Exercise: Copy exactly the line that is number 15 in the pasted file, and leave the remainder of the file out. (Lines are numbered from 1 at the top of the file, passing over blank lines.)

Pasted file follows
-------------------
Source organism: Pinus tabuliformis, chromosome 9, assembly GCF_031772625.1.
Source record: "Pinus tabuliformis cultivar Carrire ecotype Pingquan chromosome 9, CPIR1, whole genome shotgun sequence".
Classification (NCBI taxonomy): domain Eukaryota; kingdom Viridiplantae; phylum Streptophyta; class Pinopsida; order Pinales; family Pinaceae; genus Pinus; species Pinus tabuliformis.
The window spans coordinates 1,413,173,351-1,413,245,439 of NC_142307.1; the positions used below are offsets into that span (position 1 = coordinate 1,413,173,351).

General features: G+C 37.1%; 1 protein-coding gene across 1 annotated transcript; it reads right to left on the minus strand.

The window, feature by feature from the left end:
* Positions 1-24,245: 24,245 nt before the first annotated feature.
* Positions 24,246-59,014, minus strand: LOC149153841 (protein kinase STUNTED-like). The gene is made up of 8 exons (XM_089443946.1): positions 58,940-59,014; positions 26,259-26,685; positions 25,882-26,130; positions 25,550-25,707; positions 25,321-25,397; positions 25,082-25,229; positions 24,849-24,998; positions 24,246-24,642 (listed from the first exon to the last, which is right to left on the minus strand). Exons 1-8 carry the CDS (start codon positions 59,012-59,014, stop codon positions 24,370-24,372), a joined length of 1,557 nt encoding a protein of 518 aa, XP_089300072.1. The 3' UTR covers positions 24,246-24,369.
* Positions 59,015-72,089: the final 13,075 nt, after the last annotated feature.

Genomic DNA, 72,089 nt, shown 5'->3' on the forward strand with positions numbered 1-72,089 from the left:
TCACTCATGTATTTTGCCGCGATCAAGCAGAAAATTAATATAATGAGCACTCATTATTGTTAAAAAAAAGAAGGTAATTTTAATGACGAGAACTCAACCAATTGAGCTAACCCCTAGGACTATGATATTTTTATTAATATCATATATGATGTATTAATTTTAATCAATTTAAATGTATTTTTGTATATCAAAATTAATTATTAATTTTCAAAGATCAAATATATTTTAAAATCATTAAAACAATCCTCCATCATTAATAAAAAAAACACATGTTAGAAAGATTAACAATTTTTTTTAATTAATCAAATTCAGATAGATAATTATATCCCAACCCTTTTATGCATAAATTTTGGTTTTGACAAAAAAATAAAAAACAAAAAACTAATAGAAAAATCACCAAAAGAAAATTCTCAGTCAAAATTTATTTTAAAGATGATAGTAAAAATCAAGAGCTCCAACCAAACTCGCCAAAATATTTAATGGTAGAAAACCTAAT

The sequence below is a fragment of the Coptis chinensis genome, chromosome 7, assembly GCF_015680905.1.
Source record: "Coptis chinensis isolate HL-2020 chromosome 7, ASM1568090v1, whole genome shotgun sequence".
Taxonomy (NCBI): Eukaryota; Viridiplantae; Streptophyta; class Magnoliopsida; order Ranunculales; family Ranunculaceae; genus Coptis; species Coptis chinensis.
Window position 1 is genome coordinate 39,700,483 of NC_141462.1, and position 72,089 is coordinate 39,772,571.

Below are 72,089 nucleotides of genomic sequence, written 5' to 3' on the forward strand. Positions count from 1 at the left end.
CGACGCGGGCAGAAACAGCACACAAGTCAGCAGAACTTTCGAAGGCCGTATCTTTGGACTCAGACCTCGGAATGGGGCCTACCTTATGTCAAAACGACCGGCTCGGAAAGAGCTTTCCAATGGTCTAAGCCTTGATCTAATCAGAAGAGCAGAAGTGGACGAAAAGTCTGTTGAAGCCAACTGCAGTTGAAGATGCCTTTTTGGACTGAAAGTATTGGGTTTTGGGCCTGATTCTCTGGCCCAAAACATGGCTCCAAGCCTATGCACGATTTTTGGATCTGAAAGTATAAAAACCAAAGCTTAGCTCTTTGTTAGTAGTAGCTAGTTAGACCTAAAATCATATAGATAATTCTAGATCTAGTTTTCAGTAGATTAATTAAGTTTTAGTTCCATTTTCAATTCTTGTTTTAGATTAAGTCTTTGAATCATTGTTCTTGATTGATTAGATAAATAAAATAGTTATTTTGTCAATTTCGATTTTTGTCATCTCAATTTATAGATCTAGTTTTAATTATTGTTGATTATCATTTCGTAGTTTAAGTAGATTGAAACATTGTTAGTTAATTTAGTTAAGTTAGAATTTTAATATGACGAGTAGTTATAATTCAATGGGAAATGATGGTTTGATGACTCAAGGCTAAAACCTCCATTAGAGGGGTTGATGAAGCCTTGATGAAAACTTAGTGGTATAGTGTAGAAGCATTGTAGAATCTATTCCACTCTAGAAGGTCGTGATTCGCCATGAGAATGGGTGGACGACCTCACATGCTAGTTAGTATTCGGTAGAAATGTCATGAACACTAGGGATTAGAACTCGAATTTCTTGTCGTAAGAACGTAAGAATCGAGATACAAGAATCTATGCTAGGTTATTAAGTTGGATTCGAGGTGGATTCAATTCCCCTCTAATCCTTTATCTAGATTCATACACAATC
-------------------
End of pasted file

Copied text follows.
Window position 1 is genome coordinate 39,700,483 of NC_141462.1, and position 72,089 is coordinate 39,772,571.